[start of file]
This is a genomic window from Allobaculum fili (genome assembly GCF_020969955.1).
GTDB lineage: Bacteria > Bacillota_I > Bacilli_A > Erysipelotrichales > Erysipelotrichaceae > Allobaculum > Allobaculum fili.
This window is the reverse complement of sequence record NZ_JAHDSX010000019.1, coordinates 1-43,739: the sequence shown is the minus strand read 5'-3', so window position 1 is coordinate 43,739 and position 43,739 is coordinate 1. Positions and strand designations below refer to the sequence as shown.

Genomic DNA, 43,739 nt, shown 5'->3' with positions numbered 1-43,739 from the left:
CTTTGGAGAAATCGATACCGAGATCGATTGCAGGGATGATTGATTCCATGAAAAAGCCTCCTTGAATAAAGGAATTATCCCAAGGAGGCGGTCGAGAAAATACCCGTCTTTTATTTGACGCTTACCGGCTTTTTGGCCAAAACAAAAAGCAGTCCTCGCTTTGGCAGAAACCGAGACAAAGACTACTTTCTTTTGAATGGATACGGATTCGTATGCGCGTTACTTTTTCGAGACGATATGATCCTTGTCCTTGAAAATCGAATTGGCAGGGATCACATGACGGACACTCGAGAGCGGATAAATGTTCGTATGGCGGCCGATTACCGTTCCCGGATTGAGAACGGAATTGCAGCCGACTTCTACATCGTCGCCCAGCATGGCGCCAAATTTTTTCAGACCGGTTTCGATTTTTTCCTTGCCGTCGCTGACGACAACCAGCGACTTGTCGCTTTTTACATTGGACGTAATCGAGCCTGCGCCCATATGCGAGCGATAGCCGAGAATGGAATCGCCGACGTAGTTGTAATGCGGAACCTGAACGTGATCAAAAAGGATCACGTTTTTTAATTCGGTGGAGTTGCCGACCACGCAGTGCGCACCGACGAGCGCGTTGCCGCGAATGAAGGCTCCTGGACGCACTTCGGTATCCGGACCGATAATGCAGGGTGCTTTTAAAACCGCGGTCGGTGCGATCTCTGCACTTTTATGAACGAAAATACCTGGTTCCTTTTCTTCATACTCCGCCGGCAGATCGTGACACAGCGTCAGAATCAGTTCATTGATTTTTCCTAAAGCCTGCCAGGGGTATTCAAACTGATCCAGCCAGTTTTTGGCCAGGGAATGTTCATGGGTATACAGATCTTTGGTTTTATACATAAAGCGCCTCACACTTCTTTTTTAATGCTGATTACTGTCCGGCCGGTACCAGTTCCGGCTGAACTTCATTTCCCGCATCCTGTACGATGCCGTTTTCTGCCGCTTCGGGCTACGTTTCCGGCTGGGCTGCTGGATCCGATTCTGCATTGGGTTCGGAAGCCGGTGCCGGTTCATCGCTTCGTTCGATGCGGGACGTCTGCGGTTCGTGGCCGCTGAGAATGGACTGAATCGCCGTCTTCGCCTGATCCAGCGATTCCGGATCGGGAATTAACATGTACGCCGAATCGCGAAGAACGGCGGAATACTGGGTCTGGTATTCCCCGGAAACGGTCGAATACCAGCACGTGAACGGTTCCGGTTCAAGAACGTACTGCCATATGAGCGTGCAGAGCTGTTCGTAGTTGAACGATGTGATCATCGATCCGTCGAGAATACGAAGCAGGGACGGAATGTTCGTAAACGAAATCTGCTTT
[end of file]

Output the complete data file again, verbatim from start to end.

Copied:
This is a genomic window from Allobaculum fili (genome assembly GCF_020969955.1).
GTDB lineage: Bacteria > Bacillota_I > Bacilli_A > Erysipelotrichales > Erysipelotrichaceae > Allobaculum > Allobaculum fili.
This window is the reverse complement of sequence record NZ_JAHDSX010000019.1, coordinates 1-43,739: the sequence shown is the minus strand read 5'-3', so window position 1 is coordinate 43,739 and position 43,739 is coordinate 1. Positions and strand designations below refer to the sequence as shown.

Genomic DNA, 43,739 nt, shown 5'->3' with positions numbered 1-43,739 from the left:
CTTTGGAGAAATCGATACCGAGATCGATTGCAGGGATGATTGATTCCATGAAAAAGCCTCCTTGAATAAAGGAATTATCCCAAGGAGGCGGTCGAGAAAATACCCGTCTTTTATTTGACGCTTACCGGCTTTTTGGCCAAAACAAAAAGCAGTCCTCGCTTTGGCAGAAACCGAGACAAAGACTACTTTCTTTTGAATGGATACGGATTCGTATGCGCGTTACTTTTTCGAGACGATATGATCCTTGTCCTTGAAAATCGAATTGGCAGGGATCACATGACGGACACTCGAGAGCGGATAAATGTTCGTATGGCGGCCGATTACCGTTCCCGGATTGAGAACGGAATTGCAGCCGACTTCTACATCGTCGCCCAGCATGGCGCCAAATTTTTTCAGACCGGTTTCGATTTTTTCCTTGCCGTCGCTGACGACAACCAGCGACTTGTCGCTTTTTACATTGGACGTAATCGAGCCTGCGCCCATATGCGAGCGATAGCCGAGAATGGAATCGCCGACGTAGTTGTAATGCGGAACCTGAACGTGATCAAAAAGGATCACGTTTTTTAATTCGGTGGAGTTGCCGACCACGCAGTGCGCACCGACGAGCGCGTTGCCGCGAATGAAGGCTCCTGGACGCACTTCGGTATCCGGACCGATAATGCAGGGTGCTTTTAAAACCGCGGTCGGTGCGATCTCTGCACTTTTATGAACGAAAATACCTGGTTCCTTTTCTTCATACTCCGCCGGCAGATCGTGACACAGCGTCAGAATCAGTTCATTGATTTTTCCTAAAGCCTGCCAGGGGTATTCAAACTGATCCAGCCAGTTTTTGGCCAGGGAATGTTCATGGGTATACAGATCTTTGGTTTTATACATAAAGCGCCTCACACTTCTTTTTTAATGCTGATTACTGTCCGGCCGGTACCAGTTCCGGCTGAACTTCATTTCCCGCATCCTGTACGATGCCGTTTTCTGCCGCTTCGGGCTACGTTTCCGGCTGGGCTGCTGGATCCGATTCTGCATTGGGTTCGGAAGCCGGTGCCGGTTCATCGCTTCGTTCGATGCGGGACGTCTGCGGTTCGTGGCCGCTGAGAATGGACTGAATCGCCGTCTTCGCCTGATCCAGCGATTCCGGATCGGGAATTAACATGTACGCCGAATCGCGAAGAACGGCGGAATACTGGGTCTGGTATTCCCCGGAAACGGTCGAATACCAGCACGTGAACGGTTCCGGTTCAAGAACGTACTGCCATATGAGCGTGCAGAGCTGTTCGTAGTTGAACGATGTGATCATCGATCCGTCGAGAATACGAAGCAGGGACGGAATGTTCGTAAACGAAATCTGCTTT